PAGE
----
After loving the first incarnation of this shoe (read about it here) I was encouraged by some of the subtle changes that New Balance had leaked prior to the release of the 890V2. I wore out my original 890s after 600 miles and they were my go to long run shoe for several months.
The V2 promised a slightly lower profile achieved by reducing the overall stack height of the shoe and the heel drop aimed at improving an already very smooth transition. New Balance also stated they were shaving the weight of the shoe down which is always a positive change.
New Balance 890v2 First Impressions
After digging out my old 890s for comparison I stepped into the V2 to find that the volume of the upper has been reduced quite a bit. I was a bit alarmed by this and not having a high volume foot I am not used to having uppers fit tightly. After comparison with the original 890 I found that NB kept the forefoot width the same but made the toe box volume shallower by increasing the tautness of the fabric over the toe box.
Looking at my old 890s the toe box fabric had becomes stretched and even wrinkled when I had them on allowing quite a bit more room for my toes to wiggle up and down. I was alarmed enough by this change that Ruggero, the original runningshoesguru, made inquiries at New Balance. Sure enough, this was the intended design and although I was discouraged I was motivated to test out what is guaranteed to be a great ride due to the Revlite cushioning system.
New Balance 890 V2 Upper
Besides the aforementioned fit issues in the toe box the V2’s upper is a study in comfort and sleek design. Welded overlays similar to those in the original 890 cover an open mesh that changed geometrically in its design but functions just as effectively.
The heel collar and cup of the V2 stay almost identical but New Balance changed the eyelet lacing system oh so subtly. The flat laces remain and should reduce the amount of pressure on the tops of my feet but I’ve noticed that the V2 has a pressure point on the inside top (medial superior) of my foot. This pressure has effected a tendon on my foot and has caused me to lace the V2s very loosely to avoid any shooting pains. This does not happen with any of the other shoes in my current rotation or the original 890. I believe that the culprit may be a welded overlay on the inside of the shoe that terminates as a lace eyelet. Whatever the cause, I didn’t notice this sensation until I’d had over 50 miles on the shoe and now it happens every time I wear them unless I lace them very loosely.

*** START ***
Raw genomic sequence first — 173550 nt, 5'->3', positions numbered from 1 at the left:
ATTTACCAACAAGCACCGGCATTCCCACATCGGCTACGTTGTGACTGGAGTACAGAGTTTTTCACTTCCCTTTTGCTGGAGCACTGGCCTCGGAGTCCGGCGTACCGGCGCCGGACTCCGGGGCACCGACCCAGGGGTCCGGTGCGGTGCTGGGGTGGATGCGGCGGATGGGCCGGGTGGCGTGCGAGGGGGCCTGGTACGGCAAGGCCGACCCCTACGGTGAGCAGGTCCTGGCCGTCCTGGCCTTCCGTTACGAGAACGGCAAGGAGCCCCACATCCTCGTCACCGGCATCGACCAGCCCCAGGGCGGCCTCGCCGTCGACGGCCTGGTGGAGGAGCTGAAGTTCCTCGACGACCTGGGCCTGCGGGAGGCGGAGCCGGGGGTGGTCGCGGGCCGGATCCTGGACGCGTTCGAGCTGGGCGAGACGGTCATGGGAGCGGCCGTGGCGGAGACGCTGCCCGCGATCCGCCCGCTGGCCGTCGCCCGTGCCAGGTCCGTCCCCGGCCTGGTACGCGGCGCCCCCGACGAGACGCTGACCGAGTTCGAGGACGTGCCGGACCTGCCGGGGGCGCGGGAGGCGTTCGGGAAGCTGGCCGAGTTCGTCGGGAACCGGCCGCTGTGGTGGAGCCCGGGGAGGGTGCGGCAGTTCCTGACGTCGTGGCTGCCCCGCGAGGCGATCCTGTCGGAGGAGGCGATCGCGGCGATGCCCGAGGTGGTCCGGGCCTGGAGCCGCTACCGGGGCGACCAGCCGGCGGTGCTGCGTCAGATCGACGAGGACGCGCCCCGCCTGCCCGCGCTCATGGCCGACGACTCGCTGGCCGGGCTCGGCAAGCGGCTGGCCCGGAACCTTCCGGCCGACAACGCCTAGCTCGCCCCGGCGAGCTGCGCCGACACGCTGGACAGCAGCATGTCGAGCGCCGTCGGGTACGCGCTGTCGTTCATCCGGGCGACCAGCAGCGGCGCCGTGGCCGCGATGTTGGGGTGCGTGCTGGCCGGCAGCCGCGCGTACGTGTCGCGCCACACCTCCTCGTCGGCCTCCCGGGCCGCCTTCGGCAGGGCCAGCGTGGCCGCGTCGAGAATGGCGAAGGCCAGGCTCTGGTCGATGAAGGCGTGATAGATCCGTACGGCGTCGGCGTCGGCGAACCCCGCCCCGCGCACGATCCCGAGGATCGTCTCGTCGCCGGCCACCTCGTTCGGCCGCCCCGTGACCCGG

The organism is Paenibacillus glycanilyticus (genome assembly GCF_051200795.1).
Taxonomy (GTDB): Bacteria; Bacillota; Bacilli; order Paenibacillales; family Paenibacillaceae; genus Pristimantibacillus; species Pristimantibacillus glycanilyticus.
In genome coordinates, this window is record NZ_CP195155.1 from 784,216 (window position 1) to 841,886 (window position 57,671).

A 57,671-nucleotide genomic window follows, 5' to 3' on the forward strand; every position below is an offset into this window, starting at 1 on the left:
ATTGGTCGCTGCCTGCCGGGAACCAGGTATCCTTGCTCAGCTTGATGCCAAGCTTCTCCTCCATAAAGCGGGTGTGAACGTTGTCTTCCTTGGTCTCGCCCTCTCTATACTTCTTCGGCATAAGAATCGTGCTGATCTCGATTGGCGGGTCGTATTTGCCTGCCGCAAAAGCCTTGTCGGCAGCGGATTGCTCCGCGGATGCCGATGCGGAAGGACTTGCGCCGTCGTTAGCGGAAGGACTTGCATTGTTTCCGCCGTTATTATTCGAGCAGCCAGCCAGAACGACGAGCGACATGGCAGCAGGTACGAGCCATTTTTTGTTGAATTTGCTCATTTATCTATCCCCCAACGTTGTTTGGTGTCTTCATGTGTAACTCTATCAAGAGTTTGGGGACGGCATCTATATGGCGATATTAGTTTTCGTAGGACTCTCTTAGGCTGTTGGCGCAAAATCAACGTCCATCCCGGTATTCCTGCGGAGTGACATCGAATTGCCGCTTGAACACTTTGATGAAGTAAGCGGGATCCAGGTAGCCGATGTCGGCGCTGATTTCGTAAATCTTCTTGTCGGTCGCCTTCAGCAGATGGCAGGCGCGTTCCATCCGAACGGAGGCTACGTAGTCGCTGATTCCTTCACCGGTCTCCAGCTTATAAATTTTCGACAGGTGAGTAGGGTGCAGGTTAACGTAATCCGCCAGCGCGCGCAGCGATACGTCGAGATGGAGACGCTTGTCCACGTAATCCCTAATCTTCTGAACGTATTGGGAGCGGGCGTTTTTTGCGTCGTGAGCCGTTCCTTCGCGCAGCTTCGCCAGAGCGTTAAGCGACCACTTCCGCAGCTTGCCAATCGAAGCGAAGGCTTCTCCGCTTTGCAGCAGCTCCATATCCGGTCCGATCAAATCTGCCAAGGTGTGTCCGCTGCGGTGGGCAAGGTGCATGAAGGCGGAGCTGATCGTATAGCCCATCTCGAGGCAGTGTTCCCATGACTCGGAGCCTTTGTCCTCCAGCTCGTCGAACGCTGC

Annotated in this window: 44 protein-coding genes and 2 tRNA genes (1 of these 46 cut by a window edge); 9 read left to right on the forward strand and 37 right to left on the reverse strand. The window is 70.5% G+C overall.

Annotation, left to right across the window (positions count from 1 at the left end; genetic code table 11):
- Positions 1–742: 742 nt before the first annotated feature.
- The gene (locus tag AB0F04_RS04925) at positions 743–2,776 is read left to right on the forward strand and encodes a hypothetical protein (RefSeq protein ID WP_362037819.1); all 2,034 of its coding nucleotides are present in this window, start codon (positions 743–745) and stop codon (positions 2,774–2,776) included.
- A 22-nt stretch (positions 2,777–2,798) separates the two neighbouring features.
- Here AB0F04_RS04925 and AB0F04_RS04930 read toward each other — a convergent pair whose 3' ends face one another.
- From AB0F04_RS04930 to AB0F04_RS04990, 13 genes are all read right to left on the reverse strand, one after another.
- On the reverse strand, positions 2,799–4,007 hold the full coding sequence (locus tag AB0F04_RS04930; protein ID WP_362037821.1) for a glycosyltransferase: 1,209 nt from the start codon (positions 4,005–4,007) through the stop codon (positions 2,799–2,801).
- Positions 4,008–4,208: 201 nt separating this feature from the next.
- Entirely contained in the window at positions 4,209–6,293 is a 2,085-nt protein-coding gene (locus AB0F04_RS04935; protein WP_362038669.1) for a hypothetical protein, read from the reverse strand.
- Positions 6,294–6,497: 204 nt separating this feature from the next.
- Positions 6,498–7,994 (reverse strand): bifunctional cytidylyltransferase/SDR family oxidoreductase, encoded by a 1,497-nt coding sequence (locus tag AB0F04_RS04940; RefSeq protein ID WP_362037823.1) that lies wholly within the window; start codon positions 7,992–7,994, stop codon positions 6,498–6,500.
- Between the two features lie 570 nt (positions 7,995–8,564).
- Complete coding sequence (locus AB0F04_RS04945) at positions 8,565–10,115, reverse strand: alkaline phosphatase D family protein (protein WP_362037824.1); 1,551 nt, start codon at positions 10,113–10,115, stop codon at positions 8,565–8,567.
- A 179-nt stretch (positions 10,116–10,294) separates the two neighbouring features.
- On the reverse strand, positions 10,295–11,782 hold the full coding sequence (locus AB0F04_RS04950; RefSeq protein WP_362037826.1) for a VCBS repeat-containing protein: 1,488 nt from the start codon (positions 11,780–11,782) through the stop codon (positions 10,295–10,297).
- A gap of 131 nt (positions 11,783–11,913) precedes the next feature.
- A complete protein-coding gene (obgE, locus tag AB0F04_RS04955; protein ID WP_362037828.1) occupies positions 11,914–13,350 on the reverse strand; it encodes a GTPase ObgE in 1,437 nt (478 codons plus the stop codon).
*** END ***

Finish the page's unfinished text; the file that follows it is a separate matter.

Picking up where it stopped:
New Balance 890 V2 Midsole
As much as I loved Revlite the first time around New Balance has managed to improve the feel of this midsole. By reducing the stack height (28mm-20mm vs. 32mm-21mm) the V2 amazingly maintains the same great responsive cushioning by feels more stable and agile, and nearly one ounce lighter.
This shoe performed well on a variety of surfaces including loose gravel, rocky trail, and sandy hills and the shoe never felt sloppy. The Revlite seems to be one of the most resilient midsole materials out there and this guy has over 1,000 miles on them. After a 20 mile run in the 890 V2 the midsole still feels springy and responsive.
The geometric design of the 890 V2 does add some medial support and I have seen runners who moderately pronate get away with wearing the 890 which is advertised as a neutral shoe. I have also heard testimony from heavier runners who have told me that the Revlite withstands a good deal of pounding.
New Balance 890 V2 Outsole
Some of the lug design changed on the 890 V2 but the basic design of the outsole remains the same. Unfortunately, this small change causes the outsole to pick up a lot of little rocks but doesn’t effect performance in any way. It is amazing how little wear my original 890s outsole show and I would expect the same type of durability from the V2s. A lot of surface area means a lot of contact with the ground and great traction on a variety of surfaces.
New Balance 890 V2 Overall Impressions
At first glance it seems that New Balance did very little to change the 890 which was one of my favorite shoes of 2011. Some of these changes were great, such as lowering the stack height and drop of the shoe.
The 890V2 feels faster, more stable, and it is lighter weight. However, this improvement is weighed against the shallow toe box of the upper and the possible lacing issues I recently started to experience. I have found myself simultaneously wanting to wear the 890V2 more for the great midsole cushioning yet reaching for them less and less each morning.
I have to emphasize that the 890V2 has one of the most responsive cushioning platforms on the market today and the Revlite foam is simply remarkable. I love the ride of these shoes and the heel to toe transition is one of the smoothest I’ve ever worn.
This is a shoe that can be worn for just about any type of running as the Revlite really firms up at faster paces. Some runners will not be bothered by the shallow toe box and I am able to ignore this fit issue to some degree by wearing my thinnest summer racing socks.
I would still encourage any runner looking for a great lightweight high mileage shoe to give these a try as I have not heard of any runners complaining of the lacing issues I am experiencing. Hopefully, New Balance keeps the positive changes they made to the 890V2, but as far as I am concerned they can keep the old upper. If they did this shoe would certainly receive five stars.
We thank the nice people at New Balance for sending us a pair of 890v2 to test. This did not influence the review, written after running more than 50 miles in the shoes!